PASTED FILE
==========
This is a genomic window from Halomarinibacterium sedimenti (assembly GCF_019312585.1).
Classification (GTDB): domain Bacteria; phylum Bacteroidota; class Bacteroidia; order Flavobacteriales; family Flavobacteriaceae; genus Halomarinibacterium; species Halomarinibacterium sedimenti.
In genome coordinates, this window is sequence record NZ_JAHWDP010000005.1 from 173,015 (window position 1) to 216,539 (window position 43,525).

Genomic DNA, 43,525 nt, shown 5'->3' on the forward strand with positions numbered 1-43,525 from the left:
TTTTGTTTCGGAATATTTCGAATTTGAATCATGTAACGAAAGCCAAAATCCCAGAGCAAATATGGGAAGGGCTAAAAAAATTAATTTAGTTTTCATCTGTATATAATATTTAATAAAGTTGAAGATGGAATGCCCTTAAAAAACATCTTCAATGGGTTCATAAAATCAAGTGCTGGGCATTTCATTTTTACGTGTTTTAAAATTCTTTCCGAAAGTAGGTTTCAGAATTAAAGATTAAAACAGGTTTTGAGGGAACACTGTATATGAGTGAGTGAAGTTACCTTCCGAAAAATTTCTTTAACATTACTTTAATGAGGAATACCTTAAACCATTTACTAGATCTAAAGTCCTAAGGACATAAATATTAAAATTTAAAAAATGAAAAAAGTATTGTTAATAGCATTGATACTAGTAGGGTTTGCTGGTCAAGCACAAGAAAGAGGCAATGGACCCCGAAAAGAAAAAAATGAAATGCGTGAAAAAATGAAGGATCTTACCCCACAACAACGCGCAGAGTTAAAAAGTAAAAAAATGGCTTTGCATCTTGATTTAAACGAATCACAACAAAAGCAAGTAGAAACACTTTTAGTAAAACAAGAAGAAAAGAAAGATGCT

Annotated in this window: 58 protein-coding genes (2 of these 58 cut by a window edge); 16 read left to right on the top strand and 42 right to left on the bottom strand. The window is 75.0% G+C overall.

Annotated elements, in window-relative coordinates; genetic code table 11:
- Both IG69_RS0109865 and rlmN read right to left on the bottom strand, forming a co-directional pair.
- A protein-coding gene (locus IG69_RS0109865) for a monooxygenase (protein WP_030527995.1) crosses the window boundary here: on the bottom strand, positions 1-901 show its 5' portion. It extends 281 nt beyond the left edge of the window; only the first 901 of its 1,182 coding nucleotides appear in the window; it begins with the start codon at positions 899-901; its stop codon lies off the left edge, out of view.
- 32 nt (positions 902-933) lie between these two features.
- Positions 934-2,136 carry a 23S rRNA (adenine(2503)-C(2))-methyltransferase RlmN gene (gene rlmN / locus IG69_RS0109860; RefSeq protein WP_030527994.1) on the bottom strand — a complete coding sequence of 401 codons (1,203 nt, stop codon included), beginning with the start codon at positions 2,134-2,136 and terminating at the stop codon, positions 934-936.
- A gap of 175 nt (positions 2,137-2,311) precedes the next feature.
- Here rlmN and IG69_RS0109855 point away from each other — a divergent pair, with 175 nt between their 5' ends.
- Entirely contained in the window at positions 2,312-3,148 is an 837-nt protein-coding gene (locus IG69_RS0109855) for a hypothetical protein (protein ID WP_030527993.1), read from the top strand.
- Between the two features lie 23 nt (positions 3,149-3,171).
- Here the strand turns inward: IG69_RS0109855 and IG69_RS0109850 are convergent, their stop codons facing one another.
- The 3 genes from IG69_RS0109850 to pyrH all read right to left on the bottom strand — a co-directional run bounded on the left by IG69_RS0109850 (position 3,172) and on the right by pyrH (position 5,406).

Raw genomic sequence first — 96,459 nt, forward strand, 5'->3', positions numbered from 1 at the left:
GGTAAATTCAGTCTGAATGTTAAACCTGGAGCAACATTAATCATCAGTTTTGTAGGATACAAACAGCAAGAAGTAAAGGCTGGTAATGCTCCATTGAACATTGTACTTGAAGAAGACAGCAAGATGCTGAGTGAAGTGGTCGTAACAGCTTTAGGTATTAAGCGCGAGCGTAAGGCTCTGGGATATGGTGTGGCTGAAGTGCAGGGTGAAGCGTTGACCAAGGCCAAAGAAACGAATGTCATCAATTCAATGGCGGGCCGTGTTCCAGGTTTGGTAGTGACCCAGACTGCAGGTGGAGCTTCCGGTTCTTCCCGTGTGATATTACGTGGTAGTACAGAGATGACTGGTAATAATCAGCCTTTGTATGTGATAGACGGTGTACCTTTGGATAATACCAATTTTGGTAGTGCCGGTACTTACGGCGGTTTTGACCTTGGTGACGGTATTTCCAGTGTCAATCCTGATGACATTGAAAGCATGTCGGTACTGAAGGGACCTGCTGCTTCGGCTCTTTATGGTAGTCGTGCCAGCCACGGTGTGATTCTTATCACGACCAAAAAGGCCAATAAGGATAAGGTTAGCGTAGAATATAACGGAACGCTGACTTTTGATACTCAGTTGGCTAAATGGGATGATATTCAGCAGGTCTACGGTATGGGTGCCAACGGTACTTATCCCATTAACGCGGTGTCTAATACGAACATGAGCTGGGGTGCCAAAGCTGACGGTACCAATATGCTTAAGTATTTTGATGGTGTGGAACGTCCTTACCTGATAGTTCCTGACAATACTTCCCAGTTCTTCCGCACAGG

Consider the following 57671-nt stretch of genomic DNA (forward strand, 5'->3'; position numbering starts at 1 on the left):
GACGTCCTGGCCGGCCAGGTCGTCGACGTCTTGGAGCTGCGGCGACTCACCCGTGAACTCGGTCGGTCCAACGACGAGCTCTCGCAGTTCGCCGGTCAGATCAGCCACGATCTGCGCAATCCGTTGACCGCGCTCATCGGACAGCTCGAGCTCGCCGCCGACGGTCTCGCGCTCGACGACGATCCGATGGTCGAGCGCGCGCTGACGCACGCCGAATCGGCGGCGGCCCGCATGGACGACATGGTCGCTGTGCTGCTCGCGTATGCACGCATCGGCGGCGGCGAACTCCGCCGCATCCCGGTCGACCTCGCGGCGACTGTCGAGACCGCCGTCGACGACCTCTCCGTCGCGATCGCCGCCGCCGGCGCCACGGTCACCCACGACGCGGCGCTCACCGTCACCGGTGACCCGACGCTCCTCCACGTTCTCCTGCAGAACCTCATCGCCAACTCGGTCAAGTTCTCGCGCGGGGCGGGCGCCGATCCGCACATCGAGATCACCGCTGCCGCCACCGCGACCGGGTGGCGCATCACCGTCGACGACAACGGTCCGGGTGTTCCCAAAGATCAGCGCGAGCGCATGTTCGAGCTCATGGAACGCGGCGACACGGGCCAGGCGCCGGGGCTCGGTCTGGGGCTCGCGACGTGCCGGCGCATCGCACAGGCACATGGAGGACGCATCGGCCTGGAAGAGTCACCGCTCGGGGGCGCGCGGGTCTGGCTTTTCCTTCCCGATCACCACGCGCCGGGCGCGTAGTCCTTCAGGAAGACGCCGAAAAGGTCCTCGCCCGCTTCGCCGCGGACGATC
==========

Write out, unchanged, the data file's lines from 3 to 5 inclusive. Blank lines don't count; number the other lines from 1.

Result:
In genome coordinates, this window is sequence record NZ_JAHWDP010000005.1 from 173,015 (window position 1) to 216,539 (window position 43,525).

Genomic DNA, 43,525 nt, shown 5'->3' on the forward strand with positions numbered 1-43,525 from the left:
TTTTGTTTCGGAATATTTCGAATTTGAATCATGTAACGAAAGCCAAAATCCCAGAGCAAATATGGGAAGGGCTAAAAAAATTAATTTAGTTTTCATCTGTATATAATATTTAATAAAGTTGAAGATGGAATGCCCTTAAAAAACATCTTCAATGGGTTCATAAAATCAAGTGCTGGGCATTTCATTTTTACGTGTTTTAAAATTCTTTCCGAAAGTAGGTTTCAGAATTAAAGATTAAAACAGGTTTTGAGGGAACACTGTATATGAGTGAGTGAAGTTACCTTCCGAAAAATTTCTTTAACATTACTTTAATGAGGAATACCTTAAACCATTTACTAGATCTAAAGTCCTAAGGACATAAATATTAAAATTTAAAAAATGAAAAAAGTATTGTTAATAGCATTGATACTAGTAGGGTTTGCTGGTCAAGCACAAGAAAGAGGCAATGGACCCCGAAAAGAAAAAAATGAAATGCGTGAAAAAATGAAGGATCTTACCCCACAACAACGCGCAGAGTTAAAAAGTAAAAAAATGGCTTTGCATCTTGATTTAAACGAATCACAACAAAAGCAAGTAGAAACACTTTTAGTAAAACAAGAAGAAAAGAAAGATGCT